Overall, I would say 1mg Escitalopram is helping in the sense that every few weeks I see minimal improvements, but today it really struck me how badly I reacted to the 1mg. 

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BigPharmaStinks

Perhaps, my CNS is quite destabilized given that every day is quite different from the previous one. Maybe, give it more time if I am getting tiny windows of slight improvement every now and then? I know that in August when I reinstated Escitalopram to 1mg then climbed to 10mg in a matter of 3 weeks, it took me 6 weeks on 10mg to feel a little better. Of course, then I rushed the taper once again as panic for my dream medical schools struck me. I guess then it would take much longer to restabilize on 1mg, given that it is a significantly smaller dose, and now I am additionally recovering from 6 weeks of use of 5mg Vortioxetine.

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BigPharmaStinks
30 minutes ago, Altostrata said:

 

Does this go away in a bit? When did it start? Overall, is 1mg escilatopram helping or hurting?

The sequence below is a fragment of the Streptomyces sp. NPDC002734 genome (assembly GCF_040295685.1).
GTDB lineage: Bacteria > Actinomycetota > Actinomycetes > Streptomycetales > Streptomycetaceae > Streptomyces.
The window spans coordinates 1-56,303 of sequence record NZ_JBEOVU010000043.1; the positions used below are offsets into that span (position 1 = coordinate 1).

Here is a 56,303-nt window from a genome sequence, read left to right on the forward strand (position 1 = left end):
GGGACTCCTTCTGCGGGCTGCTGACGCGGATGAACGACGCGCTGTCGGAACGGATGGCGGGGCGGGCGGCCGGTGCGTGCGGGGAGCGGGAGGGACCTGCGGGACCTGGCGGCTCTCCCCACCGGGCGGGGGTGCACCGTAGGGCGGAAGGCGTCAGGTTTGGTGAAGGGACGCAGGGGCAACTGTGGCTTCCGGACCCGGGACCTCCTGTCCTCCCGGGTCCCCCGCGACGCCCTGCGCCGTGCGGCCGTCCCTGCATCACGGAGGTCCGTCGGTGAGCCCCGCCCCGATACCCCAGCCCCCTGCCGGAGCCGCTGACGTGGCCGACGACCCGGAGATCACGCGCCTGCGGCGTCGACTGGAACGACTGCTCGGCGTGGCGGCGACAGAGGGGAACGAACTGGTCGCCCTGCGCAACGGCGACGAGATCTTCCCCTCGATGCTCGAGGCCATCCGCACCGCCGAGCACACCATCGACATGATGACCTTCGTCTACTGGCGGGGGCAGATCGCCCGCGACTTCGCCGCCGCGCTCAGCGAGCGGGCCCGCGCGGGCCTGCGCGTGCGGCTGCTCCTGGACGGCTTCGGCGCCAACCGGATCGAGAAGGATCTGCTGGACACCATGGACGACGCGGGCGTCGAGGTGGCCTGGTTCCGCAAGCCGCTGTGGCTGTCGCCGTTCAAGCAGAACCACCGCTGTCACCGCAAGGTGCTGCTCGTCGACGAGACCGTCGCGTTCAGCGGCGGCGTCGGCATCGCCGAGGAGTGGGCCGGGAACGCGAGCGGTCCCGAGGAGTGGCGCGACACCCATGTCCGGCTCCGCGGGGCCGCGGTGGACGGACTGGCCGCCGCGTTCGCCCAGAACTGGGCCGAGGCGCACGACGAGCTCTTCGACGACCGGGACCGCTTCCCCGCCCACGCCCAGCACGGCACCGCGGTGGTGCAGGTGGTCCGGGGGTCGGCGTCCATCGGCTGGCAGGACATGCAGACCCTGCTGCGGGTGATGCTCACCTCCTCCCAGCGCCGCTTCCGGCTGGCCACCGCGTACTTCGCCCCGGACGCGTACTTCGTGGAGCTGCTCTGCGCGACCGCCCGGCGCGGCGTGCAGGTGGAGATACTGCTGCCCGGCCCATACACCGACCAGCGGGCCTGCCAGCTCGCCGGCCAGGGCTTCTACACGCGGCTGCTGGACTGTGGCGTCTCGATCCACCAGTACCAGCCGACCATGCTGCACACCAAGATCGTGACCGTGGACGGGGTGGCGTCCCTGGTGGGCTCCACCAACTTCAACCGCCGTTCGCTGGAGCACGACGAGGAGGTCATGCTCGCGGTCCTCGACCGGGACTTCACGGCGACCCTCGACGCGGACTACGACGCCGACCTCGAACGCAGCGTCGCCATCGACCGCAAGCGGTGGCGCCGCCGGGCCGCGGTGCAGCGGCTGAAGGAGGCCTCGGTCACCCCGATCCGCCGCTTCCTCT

It occurred this morning quite profoundly, but I realized that in the past month every few days after I take my Escitalopram, fog worsens. I know that SSRIs induce brain fog (a world-renowned psychiatrist also confirmed this with me). I have been in a bad wave since Thursday (after the best 2 days I had in 3 months). When I was tapering off Vortioxetine 3.5 months ago, when I missed my dose of 3mg by half a day-1 day, and I took it the following day, I had a racing heartbeat, a bit of shivering, and squeezing headache with brain fog, so I immediately discontinued the medication with the fear of serotonin syndrome - due to interaction with the Escitalopram. It was very odd as I developed those symptoms right after taking the dose during tapering, so when I was decreasing the dose every week.